It's a week later, and once again I have no plans for Sunday dinner, so I decide to do a little roast chicken taste test. I hop into the car and stop at Pollo Riko's Fondren location, right by the Southwest Freeway. There I pick up half a chicken, some potato salad and a Caesar salad.
Next, I head for the shopping center on Richmond just west of Fondren, which seems to be the heart of this Colombian neighborhood. That's where Dodo's Chicken is located. A friend insists that this place has the best Colombian roasted chicken in town.
Dodo's has a lot more seating than the Pollo Riko locations, although the dining room isn't particularly attractive. It looks, more or less, like a fast food seating area. There is, however, a nice deck outside with picnic tables. The alfresco dining enclave is shaded by some overgrown shrubs. But like Pollo Riko, Dodo's is designed primarily with takeout in mind.
"El Pollo Asado con el Sabor Latino" is Dodo's slogan. I wonder what exactly gives the roasted chicken "the Latin flavor." Chiles and garlic? Mexican oregano?
I order half a chicken with coleslaw, red beans and rice. While I'm waiting, I strike up a conversation with a guy in an apron who seems to be one of the cooks. He's standing beside the rotisserie and confirms that they use mesquite in their open-flame roaster, just like Pollo Riko.
"What do you use to flavor the chicken?" I ask him. He mumbles something about seasonings. I badger him a little. "Do you marinate it? Do you baste it with a liquid while it's cooking? At Pollo Riko, they use beer. Do you use beer?"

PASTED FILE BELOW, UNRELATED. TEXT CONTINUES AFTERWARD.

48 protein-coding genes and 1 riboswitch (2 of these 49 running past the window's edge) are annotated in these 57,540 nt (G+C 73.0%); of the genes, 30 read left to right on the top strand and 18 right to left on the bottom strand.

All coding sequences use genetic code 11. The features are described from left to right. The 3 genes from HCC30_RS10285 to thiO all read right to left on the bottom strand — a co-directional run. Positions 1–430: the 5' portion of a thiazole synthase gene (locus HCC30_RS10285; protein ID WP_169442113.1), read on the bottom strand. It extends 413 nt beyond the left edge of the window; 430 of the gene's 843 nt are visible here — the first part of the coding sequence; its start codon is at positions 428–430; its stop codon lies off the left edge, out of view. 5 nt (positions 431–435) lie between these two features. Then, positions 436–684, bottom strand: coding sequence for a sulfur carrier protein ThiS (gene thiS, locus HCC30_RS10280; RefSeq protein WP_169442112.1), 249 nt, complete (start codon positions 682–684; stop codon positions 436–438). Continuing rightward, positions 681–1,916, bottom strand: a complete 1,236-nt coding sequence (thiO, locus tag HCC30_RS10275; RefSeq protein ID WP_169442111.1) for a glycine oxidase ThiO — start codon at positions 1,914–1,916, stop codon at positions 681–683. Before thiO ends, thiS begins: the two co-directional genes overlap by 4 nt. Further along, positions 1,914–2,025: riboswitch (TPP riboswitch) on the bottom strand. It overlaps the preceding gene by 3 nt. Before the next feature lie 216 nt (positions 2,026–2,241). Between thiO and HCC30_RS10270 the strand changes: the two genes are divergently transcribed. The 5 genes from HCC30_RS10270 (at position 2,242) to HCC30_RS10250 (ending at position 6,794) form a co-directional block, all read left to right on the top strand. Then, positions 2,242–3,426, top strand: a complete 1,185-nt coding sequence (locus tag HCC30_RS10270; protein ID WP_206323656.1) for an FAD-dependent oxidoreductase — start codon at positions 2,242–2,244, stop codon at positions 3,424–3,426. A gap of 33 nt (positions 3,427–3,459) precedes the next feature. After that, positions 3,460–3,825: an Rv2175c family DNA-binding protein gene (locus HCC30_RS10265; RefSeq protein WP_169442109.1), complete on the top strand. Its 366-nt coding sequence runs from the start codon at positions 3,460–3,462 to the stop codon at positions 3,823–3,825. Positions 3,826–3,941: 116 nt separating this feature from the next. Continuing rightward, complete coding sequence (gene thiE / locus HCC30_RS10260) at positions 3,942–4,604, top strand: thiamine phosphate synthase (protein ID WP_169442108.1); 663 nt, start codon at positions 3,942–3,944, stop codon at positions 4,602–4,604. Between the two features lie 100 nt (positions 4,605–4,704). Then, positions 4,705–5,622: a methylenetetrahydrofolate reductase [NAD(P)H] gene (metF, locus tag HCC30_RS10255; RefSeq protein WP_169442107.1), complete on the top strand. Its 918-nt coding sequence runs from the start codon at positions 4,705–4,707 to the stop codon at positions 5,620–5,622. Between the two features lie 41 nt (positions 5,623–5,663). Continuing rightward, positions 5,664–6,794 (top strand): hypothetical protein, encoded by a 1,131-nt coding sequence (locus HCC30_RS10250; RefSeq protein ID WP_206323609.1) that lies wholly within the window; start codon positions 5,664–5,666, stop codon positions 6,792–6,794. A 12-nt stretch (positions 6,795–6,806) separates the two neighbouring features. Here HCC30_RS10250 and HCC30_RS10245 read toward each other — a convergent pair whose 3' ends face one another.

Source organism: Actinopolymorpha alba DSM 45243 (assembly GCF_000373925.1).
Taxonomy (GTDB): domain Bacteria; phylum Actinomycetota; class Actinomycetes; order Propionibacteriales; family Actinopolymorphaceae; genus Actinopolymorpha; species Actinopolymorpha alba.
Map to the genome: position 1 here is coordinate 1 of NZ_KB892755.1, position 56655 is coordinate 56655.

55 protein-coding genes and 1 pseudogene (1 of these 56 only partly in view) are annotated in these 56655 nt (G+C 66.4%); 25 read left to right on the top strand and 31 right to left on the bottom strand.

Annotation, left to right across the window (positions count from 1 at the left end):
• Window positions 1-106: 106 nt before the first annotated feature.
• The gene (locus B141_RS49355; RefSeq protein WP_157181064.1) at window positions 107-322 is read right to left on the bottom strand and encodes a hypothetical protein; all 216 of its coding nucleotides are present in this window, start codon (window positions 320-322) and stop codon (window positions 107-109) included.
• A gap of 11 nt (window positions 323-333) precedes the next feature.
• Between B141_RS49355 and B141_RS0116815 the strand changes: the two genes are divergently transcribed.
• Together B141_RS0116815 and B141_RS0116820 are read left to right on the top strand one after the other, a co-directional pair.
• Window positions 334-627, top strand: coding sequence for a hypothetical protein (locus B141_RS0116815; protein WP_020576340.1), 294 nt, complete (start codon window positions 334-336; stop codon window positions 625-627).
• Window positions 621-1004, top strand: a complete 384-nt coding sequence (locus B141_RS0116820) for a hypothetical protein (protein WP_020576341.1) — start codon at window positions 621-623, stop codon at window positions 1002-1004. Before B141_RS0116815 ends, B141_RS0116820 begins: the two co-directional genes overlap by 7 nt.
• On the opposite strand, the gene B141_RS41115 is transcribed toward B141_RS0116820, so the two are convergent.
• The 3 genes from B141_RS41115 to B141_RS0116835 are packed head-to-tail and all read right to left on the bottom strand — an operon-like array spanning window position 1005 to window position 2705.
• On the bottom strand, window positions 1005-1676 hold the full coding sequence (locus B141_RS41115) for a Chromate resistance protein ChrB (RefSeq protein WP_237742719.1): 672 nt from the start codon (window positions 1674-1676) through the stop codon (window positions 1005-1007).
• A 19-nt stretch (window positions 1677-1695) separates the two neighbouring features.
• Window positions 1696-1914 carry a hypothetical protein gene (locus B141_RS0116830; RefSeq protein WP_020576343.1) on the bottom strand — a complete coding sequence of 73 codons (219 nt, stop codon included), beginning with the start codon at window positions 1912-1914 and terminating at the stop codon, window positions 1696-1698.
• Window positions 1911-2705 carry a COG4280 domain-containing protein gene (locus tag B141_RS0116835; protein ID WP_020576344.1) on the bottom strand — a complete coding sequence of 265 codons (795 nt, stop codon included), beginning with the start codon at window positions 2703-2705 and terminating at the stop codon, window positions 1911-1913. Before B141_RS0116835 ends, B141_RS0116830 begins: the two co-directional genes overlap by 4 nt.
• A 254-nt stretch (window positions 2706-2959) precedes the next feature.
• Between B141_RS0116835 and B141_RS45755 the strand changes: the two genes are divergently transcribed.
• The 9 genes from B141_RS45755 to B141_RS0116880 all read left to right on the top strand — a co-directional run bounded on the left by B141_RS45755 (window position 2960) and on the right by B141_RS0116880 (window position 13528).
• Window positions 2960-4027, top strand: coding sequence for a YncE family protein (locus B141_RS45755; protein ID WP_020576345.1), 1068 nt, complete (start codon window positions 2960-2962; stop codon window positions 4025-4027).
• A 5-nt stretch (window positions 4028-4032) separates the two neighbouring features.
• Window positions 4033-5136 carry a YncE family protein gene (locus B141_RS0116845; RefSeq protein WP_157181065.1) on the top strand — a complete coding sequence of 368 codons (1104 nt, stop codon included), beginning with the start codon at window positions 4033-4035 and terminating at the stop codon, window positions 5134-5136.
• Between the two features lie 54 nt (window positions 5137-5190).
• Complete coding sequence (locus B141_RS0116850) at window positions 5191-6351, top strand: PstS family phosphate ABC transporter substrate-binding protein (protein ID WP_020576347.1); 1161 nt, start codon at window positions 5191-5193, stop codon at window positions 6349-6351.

"No," he finally says. "Fanta fresa."
"Fanta fresa? You mean Fanta strawberry soda?" I ask. He smiles and nods his head in the affirmative. So that's what they mean when they say "el sabor latino"!
Back home, I put the food on separate platters so my dining companion and I can conduct a side-by-side comparison. Dodo's chicken didn't come with any tortillas, a serious omission. The potato salad from Pollo Riko and the coleslaw from Dodo's both taste like they came out of a plastic tub -- Sysco's secret recipe, no doubt. The plain red beans and white rice are innocuous, but all in all, I have to say, the sides from both places are pretty boring.
The half-chickens look different. Dodo's has a golden orange color, no doubt a result of the Fanta bath. I start my taste test with a bite from each thigh. The Pollo Riko chicken has a bold herb-and-garlic flavor. The Dodo's thigh is milder and sweeter, but it's also moister.
The difference in juiciness is even more pronounced in a comparison of the two breasts. The Dodo's breast is absolutely succulent -- each juicy bite melts in my mouth. The Pollo Riko breast has the same delicious herb-and-garlic flavor as the thigh, but it's a little more dried out. It tastes much better wetted with salsa and rolled up on a tortilla.
Colombian rotisserie chicken is one of the tastiest, healthiest and cheapest takeout meals in the city. And Pollo Riko and Dodo's are both turning out excellent renditions.
But Dodo's definitely won this round of taste-testing. Was the difference in flavor due to the quality of the chicken, the roasting technique or the strawberry soda?
I suspect it was something else. When it comes to juiciness, I think Colombian rotisserie chicken is just like Texas barbecue. If you happen to order it at exactly the moment that it's done to perfection, it's as juicy as chicken can be. But a bird that's been held in a warming oven starts to dry out.
Whether you go to Pollo Riko or to Dodo's, try to impress upon the guy behind the counter that you need a really juicy chicken. Repeat after me: "Por favor, ¡un pollo muy jugoso!"